The first time I saw the before and after x-rays, I considered it a miracle. I work for the incredible team of physician-scientists who made this miracle happen. The x-rays I was seeing were of a very young patient. The before x-rays showed a tumor literally choking the life out of this young child. As a mother myself, it broke my heart. This tiny little girl had neurofibromatosis type 1 (NF1), a genetic disorder that causes tissues to develop abnormally. It manifests in both malignant and non-malignant tumors. It is the most common inherited cancer predisposition syndrome. These tumors often encase nerve sheaths which makes them inoperable.
The child’s tumor was slowly squeezing her throat shut and there was little that could be done to stop this life-threatening disease. Her mother was told to simply take her home and make her as comfortable as possible. However, her mother refused to give up. She contacted Dr. Wade Clapp. His lab at the Wells Center for Pediatric Research on the Indiana University School of Medicine campus in Indianapolis had published groundbreaking studies in medical journals that provided the first ever hope for NF1 patients. His team of physician-scientists had discovered a non-surgical treatment for NF1.
Treatment was started by placing medicine in the child’s breakfast each morning. The results were dramatic. Within 6 months, her tumor had been reduced by 70%. She was once again able to attend school, play with her friends and participate in family activities. Eight years later she continues to thrive.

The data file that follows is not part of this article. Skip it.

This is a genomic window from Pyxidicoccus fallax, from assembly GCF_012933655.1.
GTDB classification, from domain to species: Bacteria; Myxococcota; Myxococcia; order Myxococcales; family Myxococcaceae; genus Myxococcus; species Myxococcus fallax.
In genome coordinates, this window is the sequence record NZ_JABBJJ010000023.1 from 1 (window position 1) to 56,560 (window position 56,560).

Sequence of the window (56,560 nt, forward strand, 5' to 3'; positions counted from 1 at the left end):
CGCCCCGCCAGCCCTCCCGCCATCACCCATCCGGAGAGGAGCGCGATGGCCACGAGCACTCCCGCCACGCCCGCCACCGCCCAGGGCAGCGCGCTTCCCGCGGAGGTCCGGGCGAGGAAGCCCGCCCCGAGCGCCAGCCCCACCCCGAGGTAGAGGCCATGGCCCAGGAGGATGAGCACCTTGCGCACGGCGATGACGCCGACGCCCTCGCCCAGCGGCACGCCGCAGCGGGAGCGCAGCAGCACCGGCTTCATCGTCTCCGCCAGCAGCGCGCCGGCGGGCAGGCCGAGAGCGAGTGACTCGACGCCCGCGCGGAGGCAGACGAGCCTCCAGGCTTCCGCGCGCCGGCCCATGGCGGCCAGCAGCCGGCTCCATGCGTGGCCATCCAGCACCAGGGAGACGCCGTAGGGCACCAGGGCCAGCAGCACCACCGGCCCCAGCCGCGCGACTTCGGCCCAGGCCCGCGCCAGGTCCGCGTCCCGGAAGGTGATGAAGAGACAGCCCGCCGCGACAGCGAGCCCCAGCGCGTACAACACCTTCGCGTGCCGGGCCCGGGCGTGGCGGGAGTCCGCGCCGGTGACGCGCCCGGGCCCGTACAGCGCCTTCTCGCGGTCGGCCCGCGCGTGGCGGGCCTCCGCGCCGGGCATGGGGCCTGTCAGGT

Today, Dr. Clapp’s lab, IU School of Medicine and his global collaborators are considered the world’s foremost experts in this disease and its treatment. Discoveries in the pathogenesis of neurofibromatosis and its treatment are now a model for developing interventions for children with genetic disorders. Exciting research breakthroughs in understanding the causes of childhood diseases and then identifying new treatments and therapies happen regularly at Indiana University School of Medicine and the Wells Center for Pediatric Research on the IU School of Medicine campus. The Department of Pediatrics participates in 200-300 clinical trials annually for new and innovative treatments for diseases that affect children. To date, more than 500 NF1 patients have participated in clinical trials worldwide, and Dr. Clapp and his research collaborators have expanded their research to include presarcomas, sarcomas, myeloid leukemia and schwannomas.
The views expressed in this content represent the perspective and opinions of the author and may or may not represent the position of Indiana University School of Medicine.
Communications and Marketing Manager
Susan is the Communications & Marketing Manager for the Department of Pediatrics at Indiana University School of Medicine.